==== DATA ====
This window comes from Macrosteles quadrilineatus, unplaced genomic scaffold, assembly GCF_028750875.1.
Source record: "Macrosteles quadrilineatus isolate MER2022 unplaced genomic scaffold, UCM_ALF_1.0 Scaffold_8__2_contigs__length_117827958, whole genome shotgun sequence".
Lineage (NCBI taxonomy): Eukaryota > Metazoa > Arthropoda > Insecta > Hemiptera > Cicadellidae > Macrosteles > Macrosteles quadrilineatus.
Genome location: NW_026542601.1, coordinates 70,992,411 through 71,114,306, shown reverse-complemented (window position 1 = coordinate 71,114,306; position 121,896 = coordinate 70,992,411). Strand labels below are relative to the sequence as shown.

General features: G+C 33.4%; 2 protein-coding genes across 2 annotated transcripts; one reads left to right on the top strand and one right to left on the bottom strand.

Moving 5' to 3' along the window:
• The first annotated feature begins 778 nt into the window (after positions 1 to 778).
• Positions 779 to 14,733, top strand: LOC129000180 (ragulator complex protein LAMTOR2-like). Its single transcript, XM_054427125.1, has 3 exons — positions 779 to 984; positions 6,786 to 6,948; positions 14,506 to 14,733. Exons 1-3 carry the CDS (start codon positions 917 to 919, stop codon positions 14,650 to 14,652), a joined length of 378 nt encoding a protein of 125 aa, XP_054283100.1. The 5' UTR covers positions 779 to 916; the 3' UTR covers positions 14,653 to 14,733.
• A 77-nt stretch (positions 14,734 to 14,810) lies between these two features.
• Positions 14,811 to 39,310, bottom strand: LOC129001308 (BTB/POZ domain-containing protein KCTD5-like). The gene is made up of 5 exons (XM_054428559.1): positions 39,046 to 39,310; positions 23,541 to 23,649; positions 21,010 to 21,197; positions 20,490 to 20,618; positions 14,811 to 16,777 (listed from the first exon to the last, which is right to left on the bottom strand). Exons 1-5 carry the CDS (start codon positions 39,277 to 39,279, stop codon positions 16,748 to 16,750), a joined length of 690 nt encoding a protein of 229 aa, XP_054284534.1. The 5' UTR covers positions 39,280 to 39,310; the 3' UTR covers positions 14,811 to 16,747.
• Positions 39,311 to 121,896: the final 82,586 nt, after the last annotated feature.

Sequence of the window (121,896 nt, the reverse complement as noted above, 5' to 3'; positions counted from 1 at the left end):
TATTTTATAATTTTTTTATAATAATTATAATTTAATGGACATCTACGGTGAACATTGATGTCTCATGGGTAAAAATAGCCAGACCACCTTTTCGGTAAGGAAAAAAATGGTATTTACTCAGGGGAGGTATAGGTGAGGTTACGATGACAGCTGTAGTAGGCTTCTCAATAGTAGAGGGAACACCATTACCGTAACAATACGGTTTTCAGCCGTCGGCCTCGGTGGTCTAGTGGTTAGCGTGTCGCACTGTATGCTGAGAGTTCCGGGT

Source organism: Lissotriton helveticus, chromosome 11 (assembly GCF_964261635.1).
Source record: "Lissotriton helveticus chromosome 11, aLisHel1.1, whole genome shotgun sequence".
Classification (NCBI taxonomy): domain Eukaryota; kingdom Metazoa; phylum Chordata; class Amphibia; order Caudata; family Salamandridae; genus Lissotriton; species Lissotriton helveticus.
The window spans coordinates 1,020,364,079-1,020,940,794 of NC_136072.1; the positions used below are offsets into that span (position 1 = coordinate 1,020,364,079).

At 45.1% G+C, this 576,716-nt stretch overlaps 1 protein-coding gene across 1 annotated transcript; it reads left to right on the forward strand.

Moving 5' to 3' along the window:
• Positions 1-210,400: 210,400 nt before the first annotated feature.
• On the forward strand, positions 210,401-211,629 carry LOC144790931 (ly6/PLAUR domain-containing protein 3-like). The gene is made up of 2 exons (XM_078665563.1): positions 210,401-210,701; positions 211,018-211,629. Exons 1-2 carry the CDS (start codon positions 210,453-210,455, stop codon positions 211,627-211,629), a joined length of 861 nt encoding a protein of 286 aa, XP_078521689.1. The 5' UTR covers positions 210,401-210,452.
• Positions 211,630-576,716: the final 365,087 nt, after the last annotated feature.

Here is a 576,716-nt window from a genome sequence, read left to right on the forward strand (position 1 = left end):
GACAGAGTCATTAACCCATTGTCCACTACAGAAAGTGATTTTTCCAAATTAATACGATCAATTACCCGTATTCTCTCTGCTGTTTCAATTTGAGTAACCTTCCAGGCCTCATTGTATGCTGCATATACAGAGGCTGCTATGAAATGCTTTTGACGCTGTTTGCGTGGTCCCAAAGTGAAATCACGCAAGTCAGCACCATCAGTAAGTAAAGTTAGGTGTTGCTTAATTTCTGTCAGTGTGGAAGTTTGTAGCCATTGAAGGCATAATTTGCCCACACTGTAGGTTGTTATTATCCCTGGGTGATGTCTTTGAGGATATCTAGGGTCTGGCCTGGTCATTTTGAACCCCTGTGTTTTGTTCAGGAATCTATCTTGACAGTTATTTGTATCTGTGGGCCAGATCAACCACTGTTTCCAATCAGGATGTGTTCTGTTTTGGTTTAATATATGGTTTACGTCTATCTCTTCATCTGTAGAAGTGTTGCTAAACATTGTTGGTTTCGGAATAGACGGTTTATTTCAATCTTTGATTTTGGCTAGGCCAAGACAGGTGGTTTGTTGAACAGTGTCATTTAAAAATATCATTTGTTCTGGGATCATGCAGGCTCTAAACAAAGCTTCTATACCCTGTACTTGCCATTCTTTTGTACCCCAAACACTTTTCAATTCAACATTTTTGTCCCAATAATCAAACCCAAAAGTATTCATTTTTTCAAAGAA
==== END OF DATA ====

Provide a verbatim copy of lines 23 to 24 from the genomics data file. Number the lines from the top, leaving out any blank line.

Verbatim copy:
Here is a 576,716-nt window from a genome sequence, read left to right on the forward strand (position 1 = left end):
GACAGAGTCATTAACCCATTGTCCACTACAGAAAGTGATTTTTCCAAATTAATACGATCAATTACCCGTATTCTCTCTGCTGTTTCAATTTGAGTAACCTTCCAGGCCTCATTGTATGCTGCATATACAGAGGCTGCTATGAAATGCTTTTGACGCTGTTTGCGTGGTCCCAAAGTGAAATCACGCAAGTCAGCACCATCAGTAAGTAAAGTTAGGTGTTGCTTAATTTCTGTCAGTGTGGAAGTTTGTAGCCATTGAAGGCATAATTTGCCCACACTGTAGGTTGTTATTATCCCTGGGTGATGTCTTTGAGGATATCTAGGGTCTGGCCTGGTCATTTTGAACCCCTGTGTTTTGTTCAGGAATCTATCTTGACAGTTATTTGTATCTGTGGGCCAGATCAACCACTGTTTCCAATCAGGATGTGTTCTGTTTTGGTTTAATATATGGTTTACGTCTATCTCTTCATCTGTAGAAGTGTTGCTAAACATTGTTGGTTTCGGAATAGACGGTTTATTTCAATCTTTGATTTTGGCTAGGCCAAGACAGGTGGTTTGTTGAACAGTGTCATTTAAAAATATCATTTGTTCTGGGATCATGCAGGCTCTAAACAAAGCTTCTATACCCTGTACTTGCCATTCTTTTGTACCCCAAACACTTTTCAATTCAACATTTTTGTCCCAATAATCAAACCCAAAAGTATTCATTTTTTCAAAGAA